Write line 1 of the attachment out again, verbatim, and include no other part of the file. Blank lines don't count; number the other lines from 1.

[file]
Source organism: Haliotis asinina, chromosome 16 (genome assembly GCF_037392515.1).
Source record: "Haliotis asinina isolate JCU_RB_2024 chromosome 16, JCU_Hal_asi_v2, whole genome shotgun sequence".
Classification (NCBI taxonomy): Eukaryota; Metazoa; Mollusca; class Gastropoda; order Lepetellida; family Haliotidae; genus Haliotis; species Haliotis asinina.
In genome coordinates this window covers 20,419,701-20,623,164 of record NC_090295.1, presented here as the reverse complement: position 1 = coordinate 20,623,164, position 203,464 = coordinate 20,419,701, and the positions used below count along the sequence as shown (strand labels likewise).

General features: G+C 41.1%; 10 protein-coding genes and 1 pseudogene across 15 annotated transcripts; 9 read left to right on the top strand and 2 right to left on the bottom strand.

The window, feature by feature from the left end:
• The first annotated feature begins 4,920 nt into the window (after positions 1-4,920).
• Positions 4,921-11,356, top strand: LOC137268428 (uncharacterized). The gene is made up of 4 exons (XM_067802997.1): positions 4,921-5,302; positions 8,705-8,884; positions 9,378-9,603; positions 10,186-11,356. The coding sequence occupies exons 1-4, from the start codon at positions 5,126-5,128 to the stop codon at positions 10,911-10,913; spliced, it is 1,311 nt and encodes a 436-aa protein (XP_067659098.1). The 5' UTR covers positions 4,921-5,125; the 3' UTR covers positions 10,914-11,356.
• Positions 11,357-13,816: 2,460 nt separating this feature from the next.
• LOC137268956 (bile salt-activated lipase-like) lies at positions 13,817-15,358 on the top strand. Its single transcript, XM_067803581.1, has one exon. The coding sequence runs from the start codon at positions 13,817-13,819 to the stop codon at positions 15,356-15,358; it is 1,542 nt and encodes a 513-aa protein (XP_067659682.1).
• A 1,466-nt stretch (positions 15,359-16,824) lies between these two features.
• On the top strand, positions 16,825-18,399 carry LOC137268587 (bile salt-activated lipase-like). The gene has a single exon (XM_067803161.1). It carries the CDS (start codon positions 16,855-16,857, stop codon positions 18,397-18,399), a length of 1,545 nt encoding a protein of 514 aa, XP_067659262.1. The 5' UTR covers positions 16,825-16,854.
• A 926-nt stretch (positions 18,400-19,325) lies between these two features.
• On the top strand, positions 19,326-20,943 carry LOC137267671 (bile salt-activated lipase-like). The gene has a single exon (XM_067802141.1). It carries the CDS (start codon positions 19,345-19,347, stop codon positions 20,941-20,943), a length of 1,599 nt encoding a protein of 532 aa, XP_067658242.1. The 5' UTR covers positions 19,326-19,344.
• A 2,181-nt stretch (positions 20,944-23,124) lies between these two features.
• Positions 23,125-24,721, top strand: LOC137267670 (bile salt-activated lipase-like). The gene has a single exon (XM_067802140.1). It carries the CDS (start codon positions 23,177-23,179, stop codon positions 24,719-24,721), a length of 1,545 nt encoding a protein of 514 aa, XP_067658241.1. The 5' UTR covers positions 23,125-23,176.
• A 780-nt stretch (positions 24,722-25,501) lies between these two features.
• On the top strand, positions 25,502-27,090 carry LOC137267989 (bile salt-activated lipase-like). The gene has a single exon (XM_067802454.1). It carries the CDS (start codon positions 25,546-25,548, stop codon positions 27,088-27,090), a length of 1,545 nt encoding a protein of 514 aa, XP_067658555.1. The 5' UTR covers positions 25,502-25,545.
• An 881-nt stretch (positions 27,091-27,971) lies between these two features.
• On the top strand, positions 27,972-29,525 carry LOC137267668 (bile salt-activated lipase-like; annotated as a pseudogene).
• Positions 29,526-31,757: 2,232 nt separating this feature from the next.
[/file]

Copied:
Source organism: Haliotis asinina, chromosome 16 (genome assembly GCF_037392515.1).